Wednesday, October 5, 2022
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Holliday Helping Hands is Impacting L.A.’s Unhoused People Of Color
By Daniella Masterson, Contributing Writer
Published September 22, 2022

From left to right, Mania Brooks, Danielle Ware and Katina Holliday. Katina celebrates Danielle’s entry into her new apartment by bringing the style and fully furnishing her home courtesy of Holliday’s Helping Hands. (Courtesy photo)

Katina Holliday founded Holliday Helping Hands to help transition formerly imprisoned women and men back into society with job training, housing and, most of all, caring

Danielle Ware is among the grateful women who have been able to turn tragedy into triumph. But, her journey to personal victory was not easy. It began with a sexual assault when she was a child and later, an abusive husband who caused her life to spiral out of control.

She was arrested as a result of charges related to a failed money scheme her husband orchestrated. During her stint in prison, her son was murdered in Moreno Valley. Although Ware was traumatized, she demonstrated the courage to change her life. Fortunately, “help” was on the way.

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Holliday’s Helping Hands (HHH), an L.A.-based nonprofit started by Katina Holliday, was determined to provide the resources and compassion that she needed to move forward.

HHH supports women recently released from prison by providing roadmaps for their futures. After completing the program, Ware received a voucher for her own apartment from the county and HHH provided all the furnishing. She is now working on gaining full-time custody of her daughter, which she shares with the girl’s grandmother and learning sign language to work with the hearing impaired.

“I know it’s tough, but hold on,” said Ware. “It will get better.”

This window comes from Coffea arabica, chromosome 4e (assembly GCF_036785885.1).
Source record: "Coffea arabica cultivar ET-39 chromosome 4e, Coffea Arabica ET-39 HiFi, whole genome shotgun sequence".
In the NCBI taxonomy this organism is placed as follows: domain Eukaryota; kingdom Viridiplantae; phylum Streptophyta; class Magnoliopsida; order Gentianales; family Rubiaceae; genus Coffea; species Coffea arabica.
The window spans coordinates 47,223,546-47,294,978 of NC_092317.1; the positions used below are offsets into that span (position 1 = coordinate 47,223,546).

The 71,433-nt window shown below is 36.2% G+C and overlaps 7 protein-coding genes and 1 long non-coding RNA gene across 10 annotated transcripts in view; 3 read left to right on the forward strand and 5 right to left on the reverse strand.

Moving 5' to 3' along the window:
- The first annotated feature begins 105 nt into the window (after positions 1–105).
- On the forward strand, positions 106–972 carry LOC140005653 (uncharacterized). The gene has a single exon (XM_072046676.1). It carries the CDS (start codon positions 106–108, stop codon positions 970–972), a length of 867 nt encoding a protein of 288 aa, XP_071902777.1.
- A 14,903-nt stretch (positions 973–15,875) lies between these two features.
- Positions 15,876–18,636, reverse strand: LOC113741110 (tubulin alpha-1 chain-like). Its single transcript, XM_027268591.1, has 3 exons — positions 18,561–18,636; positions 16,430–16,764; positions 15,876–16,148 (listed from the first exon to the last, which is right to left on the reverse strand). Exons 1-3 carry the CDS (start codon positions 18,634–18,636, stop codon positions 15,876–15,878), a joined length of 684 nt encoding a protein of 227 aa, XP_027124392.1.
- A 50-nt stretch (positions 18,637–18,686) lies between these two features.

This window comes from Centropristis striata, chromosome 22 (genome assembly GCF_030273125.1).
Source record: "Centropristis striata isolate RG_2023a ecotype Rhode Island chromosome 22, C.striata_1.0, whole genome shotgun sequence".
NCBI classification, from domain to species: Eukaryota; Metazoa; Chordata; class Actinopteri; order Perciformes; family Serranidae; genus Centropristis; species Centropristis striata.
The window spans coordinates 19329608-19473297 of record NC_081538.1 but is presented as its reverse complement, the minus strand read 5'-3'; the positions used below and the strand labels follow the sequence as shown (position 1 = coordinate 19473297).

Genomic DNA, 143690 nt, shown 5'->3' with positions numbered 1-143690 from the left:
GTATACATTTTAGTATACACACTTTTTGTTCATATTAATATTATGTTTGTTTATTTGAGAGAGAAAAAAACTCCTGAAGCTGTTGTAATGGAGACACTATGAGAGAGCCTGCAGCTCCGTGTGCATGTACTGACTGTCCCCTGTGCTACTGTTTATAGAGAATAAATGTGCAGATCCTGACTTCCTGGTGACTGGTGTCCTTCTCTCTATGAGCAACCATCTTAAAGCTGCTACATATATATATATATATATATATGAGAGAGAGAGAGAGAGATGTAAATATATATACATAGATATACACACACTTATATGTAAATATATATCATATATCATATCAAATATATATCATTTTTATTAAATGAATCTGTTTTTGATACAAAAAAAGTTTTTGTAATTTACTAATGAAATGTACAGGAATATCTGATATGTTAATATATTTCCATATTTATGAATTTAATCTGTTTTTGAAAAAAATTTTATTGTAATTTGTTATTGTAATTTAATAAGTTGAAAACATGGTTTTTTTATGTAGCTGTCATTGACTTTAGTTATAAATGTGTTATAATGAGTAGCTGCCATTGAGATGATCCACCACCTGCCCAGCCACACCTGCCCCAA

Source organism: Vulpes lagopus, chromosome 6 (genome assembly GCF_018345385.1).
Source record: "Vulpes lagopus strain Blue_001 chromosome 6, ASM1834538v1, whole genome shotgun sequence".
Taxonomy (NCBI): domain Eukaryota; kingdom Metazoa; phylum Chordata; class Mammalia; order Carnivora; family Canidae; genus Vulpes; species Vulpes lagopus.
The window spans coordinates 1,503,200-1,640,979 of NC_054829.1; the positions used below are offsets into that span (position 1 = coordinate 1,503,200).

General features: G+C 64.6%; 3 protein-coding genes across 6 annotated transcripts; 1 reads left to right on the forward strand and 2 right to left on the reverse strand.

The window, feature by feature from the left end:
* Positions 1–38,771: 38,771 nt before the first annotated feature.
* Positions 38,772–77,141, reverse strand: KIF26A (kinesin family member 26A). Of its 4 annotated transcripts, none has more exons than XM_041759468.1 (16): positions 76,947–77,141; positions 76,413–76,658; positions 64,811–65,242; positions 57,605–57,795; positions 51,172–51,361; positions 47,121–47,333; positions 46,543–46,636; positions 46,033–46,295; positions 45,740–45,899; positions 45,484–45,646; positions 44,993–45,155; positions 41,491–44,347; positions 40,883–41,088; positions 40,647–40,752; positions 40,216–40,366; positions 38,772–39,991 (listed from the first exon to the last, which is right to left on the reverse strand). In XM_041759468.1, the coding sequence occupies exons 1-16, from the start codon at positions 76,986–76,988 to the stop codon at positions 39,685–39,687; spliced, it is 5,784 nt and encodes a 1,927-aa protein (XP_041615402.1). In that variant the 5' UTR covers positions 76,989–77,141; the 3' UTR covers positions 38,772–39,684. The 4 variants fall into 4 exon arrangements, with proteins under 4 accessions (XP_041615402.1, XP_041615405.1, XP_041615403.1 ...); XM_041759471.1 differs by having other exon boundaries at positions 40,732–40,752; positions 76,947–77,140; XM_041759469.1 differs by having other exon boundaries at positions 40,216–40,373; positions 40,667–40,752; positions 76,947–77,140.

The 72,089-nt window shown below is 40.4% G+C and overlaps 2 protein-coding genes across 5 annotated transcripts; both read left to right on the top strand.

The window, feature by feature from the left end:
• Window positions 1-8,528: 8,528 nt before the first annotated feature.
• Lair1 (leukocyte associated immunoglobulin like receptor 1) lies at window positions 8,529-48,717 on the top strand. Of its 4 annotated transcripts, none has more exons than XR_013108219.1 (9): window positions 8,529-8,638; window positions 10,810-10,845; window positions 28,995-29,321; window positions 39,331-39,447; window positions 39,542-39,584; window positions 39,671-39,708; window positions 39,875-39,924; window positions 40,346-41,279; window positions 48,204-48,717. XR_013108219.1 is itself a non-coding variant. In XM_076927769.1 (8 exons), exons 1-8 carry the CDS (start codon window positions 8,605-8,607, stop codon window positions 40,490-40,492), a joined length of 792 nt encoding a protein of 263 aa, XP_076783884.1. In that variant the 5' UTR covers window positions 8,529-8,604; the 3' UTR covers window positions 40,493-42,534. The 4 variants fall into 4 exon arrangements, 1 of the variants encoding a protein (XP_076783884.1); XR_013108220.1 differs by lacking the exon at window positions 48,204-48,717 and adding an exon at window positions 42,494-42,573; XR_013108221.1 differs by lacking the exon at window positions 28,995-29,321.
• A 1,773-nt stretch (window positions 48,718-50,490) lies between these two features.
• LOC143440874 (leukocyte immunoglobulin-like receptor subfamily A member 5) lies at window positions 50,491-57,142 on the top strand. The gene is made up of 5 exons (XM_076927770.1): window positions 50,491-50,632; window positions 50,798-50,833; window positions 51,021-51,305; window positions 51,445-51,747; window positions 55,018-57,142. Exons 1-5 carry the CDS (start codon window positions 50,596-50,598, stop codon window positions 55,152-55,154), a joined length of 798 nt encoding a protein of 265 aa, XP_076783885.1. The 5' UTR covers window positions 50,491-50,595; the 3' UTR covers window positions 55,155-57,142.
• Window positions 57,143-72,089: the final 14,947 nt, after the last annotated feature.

Holliday concurred. “Words cannot explain how elated I am to see people like Daniella able to live on their own and start achieving their dreams so they can reach their full potential,” she said.

Over half-a-million Americans are unhoused, and their numbers have spread in Los Angeles like wildfires. Tents are erected under freeways, on sidewalks, in parks, and there doesn’t seem to be an end in sight.

“During the past 10 years, I have dedicated my career to serving the homeless,” said Holliday, who is also a family nurse practitioner. Holliday said she began HHH’s Shine Ambassador Program to provide temporary housing for the homeless.

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Founded in 2018, HHH operates eight facilities (388 beds) that are actual homes. HHH also operates two hotels in Long Beach. They were converted into temporary housing during COVID. L.A. County started a program called Project Home Key, enabling HHH to operate both of those locations.  The County of Los Angeles, Department of Health Services’ Housing For Health and Office of Diversion and Reentry Programs provide funding for HHH programs.

Enrollees adhere to a strict job training regimen. For instance, one of the programs requires them to earn their food handlers license, shadow chefs and work in kitchens in preparation for a restaurant career. There is also a property maintenance program for those who desire to work outdoors. Graduates are awarded certificates of completion that serve as a source of pride.

“We are really excited to open our first facility serving the LGBTQIA population,” said Holliday. “This is particularly important as many of these clients have been kicked out of their own homes and are left struggling on the streets.

“I think I can speak for the entire HHH staff when I say that witnessing these dramatic transformations is our ultimate payoff,” she said. “We stay in touch with them to make sure they remain on track,” she added.

Holliday attributes her inspiration to launch HHH to her grandmother, Denise Payne of Aberdeen, Mississippi. Payne provided constant care for Shine, the town’s most vulnerable unhoused member, who relied on the kindness of locals, such as Holliday’s grandmother, to take care of his most basic needs like food and clothing. That laid the foundation for Holliday’s Helping Hands and the Shine Ambassador Program.

HHH has dedicated events that the public can attend. It is partnering with The Liberty Church in Gardena to hold their 2nd Annual Harvest Fest on Sunday, Oct. 30, from 11 a.m. to 3 p.m., at the church’s campus located at 14725 Gramercy Place in Gardena. Admission is free and open to the public.

They will hold their inaugural gala benefiting Holliday’s Helping Hands Foundation in November. For more information on HHH’s housing program and upcoming events, visit www.hollidayshh.org or call (310)714-2104 and ask for Twila.

 

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